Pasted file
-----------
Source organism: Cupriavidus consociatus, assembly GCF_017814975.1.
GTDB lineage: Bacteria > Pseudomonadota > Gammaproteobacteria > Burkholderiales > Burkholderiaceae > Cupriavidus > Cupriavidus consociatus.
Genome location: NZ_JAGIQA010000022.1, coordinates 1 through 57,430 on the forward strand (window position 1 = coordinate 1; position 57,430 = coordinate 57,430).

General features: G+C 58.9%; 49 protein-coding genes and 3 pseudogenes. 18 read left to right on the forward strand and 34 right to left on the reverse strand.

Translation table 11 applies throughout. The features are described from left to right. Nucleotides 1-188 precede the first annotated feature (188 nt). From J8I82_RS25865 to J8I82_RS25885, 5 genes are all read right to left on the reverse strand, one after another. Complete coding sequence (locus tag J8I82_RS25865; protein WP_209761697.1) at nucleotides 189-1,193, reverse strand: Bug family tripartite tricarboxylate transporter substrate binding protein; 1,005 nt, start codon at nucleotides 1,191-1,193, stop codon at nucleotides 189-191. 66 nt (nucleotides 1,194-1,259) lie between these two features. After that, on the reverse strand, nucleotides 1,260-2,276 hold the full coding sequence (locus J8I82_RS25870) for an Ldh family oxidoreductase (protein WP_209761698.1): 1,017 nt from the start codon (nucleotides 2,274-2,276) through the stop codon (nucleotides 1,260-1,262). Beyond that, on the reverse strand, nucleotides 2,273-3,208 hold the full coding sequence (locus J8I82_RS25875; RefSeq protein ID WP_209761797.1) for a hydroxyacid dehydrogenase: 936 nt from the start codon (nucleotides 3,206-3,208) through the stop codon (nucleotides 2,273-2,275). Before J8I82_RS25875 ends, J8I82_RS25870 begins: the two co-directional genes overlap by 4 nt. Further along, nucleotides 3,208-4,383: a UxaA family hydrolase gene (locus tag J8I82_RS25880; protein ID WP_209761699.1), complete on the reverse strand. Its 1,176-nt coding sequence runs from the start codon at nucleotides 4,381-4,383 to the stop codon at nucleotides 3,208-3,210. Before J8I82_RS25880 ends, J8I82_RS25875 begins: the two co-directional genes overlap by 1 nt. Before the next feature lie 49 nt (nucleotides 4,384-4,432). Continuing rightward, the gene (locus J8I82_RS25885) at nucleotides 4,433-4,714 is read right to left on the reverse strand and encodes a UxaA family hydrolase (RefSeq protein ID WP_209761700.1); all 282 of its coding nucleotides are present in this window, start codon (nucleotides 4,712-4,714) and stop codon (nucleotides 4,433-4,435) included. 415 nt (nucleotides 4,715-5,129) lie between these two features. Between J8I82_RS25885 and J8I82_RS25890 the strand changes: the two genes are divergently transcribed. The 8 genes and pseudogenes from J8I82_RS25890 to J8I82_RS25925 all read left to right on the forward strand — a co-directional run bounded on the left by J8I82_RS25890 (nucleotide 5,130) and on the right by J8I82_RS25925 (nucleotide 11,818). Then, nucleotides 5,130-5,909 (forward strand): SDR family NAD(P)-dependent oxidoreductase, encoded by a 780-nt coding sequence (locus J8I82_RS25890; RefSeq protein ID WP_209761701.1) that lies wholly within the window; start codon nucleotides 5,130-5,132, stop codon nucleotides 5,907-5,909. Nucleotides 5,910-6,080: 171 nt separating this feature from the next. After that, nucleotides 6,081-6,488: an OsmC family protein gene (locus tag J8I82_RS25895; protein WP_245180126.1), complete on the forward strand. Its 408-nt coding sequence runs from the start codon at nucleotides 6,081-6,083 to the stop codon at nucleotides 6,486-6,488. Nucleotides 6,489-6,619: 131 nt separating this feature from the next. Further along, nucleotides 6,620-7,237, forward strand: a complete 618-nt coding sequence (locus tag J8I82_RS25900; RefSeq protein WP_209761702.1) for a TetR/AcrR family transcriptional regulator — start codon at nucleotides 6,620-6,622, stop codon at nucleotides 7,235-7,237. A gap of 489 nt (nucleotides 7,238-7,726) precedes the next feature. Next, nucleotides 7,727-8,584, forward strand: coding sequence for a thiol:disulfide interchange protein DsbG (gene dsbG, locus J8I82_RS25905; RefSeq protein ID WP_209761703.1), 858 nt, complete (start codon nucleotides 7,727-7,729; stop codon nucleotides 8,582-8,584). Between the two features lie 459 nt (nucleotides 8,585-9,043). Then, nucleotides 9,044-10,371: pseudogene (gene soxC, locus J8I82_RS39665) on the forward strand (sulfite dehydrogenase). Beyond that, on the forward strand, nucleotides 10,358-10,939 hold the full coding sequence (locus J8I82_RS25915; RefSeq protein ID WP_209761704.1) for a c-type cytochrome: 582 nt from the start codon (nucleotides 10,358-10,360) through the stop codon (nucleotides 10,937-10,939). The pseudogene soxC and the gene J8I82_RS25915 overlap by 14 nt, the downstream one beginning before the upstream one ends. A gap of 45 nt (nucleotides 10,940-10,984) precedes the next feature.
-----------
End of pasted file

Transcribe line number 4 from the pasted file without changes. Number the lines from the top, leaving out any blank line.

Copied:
General features: G+C 58.9%; 49 protein-coding genes and 3 pseudogenes. 18 read left to right on the forward strand and 34 right to left on the reverse strand.